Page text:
3. Michigan (Ann Arbor)
The Big House is college football's biggest stadium — and the third biggest in the world — but that's far from Ann Arbor's only attraction. Make sure to go to Zingerman's Deli for sandwiches and Fraser's Pub for a few cold ones. On game days, the entire town seemingly turns into one massive tailgate.
4. LSU (Baton Rouge)
In Baton Rouge, tailgating is a gluttonous, boozy art. Saturdays pre-kickoff are filled with beer, cocktails, and a seemingly endless variety of foods. And fans get creative. When Florida's in town, people eat alligator. It's perfect.
5. Texas A&M (College Station)
In 2013, the Daily Beast called Texas A&M the happiest college in America. At least part of that happiness is derived from school spirit, of which there is a ton in College Station. The night before every home game, thousands of people pack Kyle Field for Midnight Yell Practice, which is basically the world's biggest pep rally. (Before away games, Midnight Yell Practice is held on campus.)
6. Georgia (Athens)
Athens, where R.E.M. got its start, is known for its music scene. The home of the University of Georgia is also home to an outpost of one of the best fast food restaurants in the country. The Varsity, an Atlanta institution that calls itself "The World's Largest Drive-In", opened a location in Athens in 1932. Go there on game day for a chili cheese dog and a Frosted Orange.
7. Auburn (Auburn)
The population of Auburn, Alabama, is only about 60,000, but man, do they support their football team. After big wins, fans flock to Toomer's Corner, which they cover in toilet paper. If you go to Toomer's Drugs, make sure to order a lemonade. In 2001, Esquire ranked it No. 1 on its list of "162 Reasons It's Good to Be an American Man." The blurb reads, "When God was a little boy and he needed money, he put up a card table outside His folks' house. This is what He sold."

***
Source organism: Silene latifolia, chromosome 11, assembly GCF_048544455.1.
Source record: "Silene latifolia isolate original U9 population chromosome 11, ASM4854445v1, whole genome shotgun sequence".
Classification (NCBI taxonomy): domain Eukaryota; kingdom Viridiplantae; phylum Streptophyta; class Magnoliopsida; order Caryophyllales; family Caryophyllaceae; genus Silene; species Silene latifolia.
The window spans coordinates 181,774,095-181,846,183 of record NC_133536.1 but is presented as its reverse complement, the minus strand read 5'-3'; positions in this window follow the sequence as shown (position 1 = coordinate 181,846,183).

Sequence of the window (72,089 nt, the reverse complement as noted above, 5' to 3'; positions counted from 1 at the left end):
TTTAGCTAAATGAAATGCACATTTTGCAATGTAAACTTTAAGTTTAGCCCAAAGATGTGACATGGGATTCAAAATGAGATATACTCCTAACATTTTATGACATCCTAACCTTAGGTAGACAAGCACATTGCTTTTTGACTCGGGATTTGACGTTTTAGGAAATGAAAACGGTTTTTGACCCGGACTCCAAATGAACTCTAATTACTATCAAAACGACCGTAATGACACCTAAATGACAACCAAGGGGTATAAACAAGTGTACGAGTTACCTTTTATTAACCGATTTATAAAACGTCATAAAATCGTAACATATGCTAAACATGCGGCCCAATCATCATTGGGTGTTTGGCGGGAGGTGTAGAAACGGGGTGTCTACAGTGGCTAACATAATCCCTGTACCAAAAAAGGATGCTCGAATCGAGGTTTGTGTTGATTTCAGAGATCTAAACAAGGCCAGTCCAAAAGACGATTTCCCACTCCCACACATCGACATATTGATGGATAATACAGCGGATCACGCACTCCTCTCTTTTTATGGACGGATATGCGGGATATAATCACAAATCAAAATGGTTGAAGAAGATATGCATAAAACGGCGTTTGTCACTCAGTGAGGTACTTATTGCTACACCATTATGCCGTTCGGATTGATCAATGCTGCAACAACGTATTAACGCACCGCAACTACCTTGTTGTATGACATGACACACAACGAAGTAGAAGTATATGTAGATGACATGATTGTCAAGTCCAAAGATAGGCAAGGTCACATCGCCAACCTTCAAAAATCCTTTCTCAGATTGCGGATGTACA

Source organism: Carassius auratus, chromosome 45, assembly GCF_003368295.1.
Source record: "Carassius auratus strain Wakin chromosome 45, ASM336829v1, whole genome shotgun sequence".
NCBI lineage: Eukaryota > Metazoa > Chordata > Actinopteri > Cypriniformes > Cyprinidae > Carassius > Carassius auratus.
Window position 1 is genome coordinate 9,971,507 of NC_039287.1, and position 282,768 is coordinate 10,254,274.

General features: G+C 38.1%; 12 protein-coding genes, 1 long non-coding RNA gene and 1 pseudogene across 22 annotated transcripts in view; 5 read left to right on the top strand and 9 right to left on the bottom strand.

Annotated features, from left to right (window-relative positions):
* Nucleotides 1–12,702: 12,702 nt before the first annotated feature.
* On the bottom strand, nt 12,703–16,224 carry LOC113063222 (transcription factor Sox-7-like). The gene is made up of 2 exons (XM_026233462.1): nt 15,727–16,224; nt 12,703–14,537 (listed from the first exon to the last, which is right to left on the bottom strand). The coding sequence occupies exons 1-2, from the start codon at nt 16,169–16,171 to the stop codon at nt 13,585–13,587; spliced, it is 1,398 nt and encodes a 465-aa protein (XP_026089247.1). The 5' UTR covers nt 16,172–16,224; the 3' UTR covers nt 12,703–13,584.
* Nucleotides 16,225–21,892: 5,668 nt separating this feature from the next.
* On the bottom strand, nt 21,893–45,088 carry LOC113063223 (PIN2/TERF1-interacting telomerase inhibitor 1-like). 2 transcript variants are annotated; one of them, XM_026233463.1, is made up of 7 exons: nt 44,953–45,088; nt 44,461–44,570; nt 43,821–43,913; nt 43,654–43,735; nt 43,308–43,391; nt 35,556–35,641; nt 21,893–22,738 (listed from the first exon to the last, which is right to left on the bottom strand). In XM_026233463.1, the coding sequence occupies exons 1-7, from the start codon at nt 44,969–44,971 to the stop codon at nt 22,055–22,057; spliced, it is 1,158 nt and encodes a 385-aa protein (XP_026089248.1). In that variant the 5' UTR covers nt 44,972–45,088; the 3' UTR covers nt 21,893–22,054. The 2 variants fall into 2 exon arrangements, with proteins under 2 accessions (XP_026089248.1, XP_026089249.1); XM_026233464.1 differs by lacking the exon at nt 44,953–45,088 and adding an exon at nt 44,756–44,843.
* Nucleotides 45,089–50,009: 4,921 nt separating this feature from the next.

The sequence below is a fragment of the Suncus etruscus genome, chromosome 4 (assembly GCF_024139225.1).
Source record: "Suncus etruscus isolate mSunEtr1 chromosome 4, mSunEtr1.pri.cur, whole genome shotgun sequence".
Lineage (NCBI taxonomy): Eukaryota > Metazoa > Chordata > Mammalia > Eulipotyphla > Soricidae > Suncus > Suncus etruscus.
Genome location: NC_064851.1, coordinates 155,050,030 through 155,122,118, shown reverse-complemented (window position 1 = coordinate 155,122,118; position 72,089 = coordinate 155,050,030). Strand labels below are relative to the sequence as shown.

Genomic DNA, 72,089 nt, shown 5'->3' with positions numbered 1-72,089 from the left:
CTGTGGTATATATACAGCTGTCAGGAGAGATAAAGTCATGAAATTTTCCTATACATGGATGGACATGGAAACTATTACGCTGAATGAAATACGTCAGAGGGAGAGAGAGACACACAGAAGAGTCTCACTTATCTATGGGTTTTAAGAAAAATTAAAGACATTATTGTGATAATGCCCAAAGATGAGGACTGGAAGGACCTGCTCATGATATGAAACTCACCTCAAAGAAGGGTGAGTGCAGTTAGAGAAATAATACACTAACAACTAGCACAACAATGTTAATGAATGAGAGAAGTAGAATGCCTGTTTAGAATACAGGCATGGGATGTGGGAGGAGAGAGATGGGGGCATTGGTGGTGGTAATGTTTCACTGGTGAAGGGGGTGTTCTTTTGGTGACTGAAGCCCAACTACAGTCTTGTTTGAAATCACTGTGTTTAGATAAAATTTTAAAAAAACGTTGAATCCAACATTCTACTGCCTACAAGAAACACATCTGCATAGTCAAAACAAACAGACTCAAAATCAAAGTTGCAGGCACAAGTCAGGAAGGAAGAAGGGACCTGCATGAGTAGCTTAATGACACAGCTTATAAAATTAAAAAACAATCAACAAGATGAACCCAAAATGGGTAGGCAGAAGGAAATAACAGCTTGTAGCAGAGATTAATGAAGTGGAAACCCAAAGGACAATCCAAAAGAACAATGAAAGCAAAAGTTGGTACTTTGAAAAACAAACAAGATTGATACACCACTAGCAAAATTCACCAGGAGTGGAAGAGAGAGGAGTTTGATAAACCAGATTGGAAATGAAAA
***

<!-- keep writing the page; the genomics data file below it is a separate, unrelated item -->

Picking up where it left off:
8. Alabama (Tuscaloosa)
In Tuscaloosa, Alabama football is a religion. For example: Legendary former Alabama coach Paul "Bear" Bryant doesn't just have a statue built in his honor — he has a museum. The Paul W. Bryant Museum opened in 1988 and is dedicated to showcasing the history of Crimson Tide football. Also: In the early 2000s, a $28 million bridge was built in Tuscaloosa. Naturally, it was dubbed the Paul Bryant Black Warrior River Bridge.
9. Boise State (Boise)
The closest professional sports team is 345 miles away — and that's the Utah Jazz. The closest NFL team, the Seattle Seahawks, is 600 miles away. My point? In Boise, the Broncos are everything. How much does Boise love football? Despite the fact that it's not exactly a tropical paradise, the city has hosted a bowl game since 1997. It's now aptly called the Famous Idaho Potato Bowl.
10. Tennessee (Knoxville)
The setting in Knoxville is unlike any other in the country. On Saturdays, the Tennessee River, which runs through downtown, is crawling with boats full of hardcore fans. (They call themselves the Vol Navy.) And if you're into nature and not just football, the picturesque Great Smoky Mountain National Park is a 45-minute drive away.
Colorado (Boulder); Florida (Gainesville); Missouri (Columbia); Notre Dame (South Bend); Ohio State (Columbus); Oklahoma (Norman); Penn State (State College); Virginia Tech (Blacksburg)